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On Importance
Smiling Kev
I've been writing novels since 1999 - seventeen years now, and I like to think I've gotten better.  My first book was written in the shadow of an old relationship that faltered and in the brightness of a new relationship that seemed to be working out.  Shawn's also been seventeen years now, so that's been kind of tidy.

I've been writing seriously for a long time.  A little while ago, when I turned thirty and had a crisis of confidence, I came to terms with the fact that I wasn't ever going to write an "important" novel.  Nothing that changed people in a big way.  Not only have I found it very difficult to secure an agent or a publisher interested in my books, I've sort of resigned myself to the idea that the books I want to write are accessible, and fairly contemporary, and not about Big Themes.  I'm never going to write 1984, for instance.  I'm not going to write The Grapes of Wrath.

I came to that way of thinking at a time when I was freaking out about being 30 and not having published a great deal of my fiction.  My nonfiction has done well.  I've written a few monographs of Stephen King and I'm well-known in that world.  I'm writing a bio/exegesis on one of my favorite bands' albums, and I hope that will be something, too.  But I've written 22 novels and only one of them has been published, as an ebook.  My short-fiction collection is available in paperback, but that hasn't really done gangbusters, either.  None of this matters and all of this matters.  I take my writing seriously, and not being published in the traditional way has been this huge burden I sometimes think about and sometimes don't.  I want my name on the dustjacket of a hardcover book you can pick up at the supermarket, you know?  Maybe all that's beside the point.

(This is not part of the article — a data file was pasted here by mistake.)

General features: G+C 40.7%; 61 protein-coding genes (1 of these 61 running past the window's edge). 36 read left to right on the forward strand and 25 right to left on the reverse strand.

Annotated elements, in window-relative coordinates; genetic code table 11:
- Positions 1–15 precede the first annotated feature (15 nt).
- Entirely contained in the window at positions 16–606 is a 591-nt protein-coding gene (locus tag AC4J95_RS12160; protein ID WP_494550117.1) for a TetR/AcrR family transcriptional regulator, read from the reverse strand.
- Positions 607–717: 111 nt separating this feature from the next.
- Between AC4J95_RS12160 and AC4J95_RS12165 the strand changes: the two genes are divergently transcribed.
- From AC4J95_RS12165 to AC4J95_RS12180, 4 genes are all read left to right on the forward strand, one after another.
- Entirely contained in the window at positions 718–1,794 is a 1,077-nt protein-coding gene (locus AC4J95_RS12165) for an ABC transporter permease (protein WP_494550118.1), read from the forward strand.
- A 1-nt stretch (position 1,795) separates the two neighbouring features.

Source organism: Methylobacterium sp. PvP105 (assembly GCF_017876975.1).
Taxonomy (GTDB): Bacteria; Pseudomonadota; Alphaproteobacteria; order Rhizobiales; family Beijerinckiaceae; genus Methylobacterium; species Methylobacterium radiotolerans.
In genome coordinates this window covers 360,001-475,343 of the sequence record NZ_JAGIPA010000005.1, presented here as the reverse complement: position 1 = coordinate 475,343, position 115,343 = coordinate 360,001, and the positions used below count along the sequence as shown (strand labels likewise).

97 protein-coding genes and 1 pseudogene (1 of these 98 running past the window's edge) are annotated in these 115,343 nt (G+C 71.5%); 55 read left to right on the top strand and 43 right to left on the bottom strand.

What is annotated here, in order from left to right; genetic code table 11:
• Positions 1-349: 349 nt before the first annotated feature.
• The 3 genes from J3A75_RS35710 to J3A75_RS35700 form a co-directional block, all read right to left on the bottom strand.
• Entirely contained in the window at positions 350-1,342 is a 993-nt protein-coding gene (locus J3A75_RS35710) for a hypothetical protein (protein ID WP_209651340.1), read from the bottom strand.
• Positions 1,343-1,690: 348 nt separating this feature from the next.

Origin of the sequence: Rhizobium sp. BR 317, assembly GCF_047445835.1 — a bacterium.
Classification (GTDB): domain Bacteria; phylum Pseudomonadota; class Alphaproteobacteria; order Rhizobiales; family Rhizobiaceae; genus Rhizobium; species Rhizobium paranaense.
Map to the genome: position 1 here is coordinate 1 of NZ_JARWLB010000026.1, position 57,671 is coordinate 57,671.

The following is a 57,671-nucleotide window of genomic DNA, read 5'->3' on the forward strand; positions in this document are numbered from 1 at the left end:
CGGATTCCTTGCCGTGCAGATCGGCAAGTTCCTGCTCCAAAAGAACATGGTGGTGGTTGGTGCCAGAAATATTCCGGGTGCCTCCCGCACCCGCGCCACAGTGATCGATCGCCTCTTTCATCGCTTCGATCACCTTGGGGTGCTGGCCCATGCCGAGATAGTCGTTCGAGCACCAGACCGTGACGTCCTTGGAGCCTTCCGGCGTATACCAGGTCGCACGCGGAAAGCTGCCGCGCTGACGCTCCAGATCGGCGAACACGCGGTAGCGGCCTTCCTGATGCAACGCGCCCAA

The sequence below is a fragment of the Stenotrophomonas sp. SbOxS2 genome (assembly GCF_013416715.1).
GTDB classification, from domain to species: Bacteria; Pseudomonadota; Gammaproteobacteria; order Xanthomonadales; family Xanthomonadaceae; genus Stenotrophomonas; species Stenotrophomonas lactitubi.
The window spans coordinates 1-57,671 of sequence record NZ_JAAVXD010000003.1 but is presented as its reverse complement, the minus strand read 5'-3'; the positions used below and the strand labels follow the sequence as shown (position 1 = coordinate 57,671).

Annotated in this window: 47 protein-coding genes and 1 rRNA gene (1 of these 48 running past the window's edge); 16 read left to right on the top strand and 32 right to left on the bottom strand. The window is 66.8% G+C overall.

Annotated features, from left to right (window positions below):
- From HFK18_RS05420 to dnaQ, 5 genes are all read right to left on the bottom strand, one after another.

In 2009, following the completion of Roller Disco Saturday Night, I fell into a writer's block.  When the thing you love doing the most is something suddenly shut off from you, you feel adrift.  I'm sure a lot of it had to do with my impending fourth decade.  I spent three years writing about another writer's work and life, editing I'm On Fire and Roller Disco, and attempting a couple very long novels that shit the bed (Tangerine and American Storm).  Then, in 2013, something in me snapped and I sat down to write what I thought would be a novella called My Agent of Chaos.  It turned out to be more than that - not only a full-bodied novel, but also my writing salvation.  It was a serious book with something to say.  I don't know if it was Important or not, but it was real and it was something I could be proud of.

And look, I don't know what Important means - to readers, to myself, to publishing houses and agents.  I'm not sure.  What I do know is that I followed up Chaos with a book called Panic Town, the fifth book in a mystery series featuring private eye Wayne Corbin - a man I've followed since that first, furtive year of novel-writing in 1999.  Panic Town isn't really "Important" except how it's important to me.  It allowed me to remember, in a way Chaos didn't, that writing was hard work, but it was also super fun.  I wrote the book in a white heat and marveled that I'd finished in in three months. I'd blocked out nine.